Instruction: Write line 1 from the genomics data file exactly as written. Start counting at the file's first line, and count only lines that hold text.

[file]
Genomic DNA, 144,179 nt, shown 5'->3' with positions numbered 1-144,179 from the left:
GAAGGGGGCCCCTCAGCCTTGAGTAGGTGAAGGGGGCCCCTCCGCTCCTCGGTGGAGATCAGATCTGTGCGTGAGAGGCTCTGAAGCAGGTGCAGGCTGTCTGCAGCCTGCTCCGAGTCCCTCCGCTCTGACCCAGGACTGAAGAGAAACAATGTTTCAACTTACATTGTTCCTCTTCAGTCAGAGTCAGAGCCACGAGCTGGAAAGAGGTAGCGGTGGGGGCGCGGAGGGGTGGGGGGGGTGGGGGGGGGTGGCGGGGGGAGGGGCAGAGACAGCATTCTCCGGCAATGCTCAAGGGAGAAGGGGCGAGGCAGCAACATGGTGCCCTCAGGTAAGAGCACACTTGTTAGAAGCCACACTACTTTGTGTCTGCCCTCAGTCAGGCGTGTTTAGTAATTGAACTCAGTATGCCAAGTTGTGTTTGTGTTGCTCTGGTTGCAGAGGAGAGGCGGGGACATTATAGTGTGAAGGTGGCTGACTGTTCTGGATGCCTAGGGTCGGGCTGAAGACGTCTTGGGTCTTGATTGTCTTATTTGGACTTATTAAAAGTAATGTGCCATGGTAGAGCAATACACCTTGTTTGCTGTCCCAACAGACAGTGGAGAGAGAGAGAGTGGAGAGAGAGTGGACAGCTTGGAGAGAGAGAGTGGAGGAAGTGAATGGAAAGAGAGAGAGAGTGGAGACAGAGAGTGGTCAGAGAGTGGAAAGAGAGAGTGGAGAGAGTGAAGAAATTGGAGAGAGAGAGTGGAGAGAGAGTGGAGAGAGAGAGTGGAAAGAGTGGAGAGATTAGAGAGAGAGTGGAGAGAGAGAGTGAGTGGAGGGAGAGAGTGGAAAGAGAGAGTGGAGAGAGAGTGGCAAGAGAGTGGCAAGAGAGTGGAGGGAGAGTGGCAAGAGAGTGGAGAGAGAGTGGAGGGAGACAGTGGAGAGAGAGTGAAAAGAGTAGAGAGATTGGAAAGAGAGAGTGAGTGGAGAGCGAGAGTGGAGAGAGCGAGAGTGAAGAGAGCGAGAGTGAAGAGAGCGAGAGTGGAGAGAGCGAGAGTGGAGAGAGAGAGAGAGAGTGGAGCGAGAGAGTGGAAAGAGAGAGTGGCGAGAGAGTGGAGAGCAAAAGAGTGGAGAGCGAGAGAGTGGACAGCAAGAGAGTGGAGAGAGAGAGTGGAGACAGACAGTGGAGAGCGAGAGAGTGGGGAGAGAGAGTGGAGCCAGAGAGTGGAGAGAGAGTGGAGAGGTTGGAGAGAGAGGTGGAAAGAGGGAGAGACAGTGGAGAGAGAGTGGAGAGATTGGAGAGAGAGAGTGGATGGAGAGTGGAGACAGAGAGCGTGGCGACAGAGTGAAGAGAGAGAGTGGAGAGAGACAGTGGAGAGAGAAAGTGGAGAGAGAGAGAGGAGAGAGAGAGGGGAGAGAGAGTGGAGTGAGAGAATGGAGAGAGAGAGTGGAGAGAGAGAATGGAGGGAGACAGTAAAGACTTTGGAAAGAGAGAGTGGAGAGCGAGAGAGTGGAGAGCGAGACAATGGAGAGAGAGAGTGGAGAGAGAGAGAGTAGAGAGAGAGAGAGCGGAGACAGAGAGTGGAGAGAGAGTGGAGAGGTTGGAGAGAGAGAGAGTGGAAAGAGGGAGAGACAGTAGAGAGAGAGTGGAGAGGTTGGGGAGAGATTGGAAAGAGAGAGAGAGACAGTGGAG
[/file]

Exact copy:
Genomic DNA, 144,179 nt, shown 5'->3' with positions numbered 1-144,179 from the left: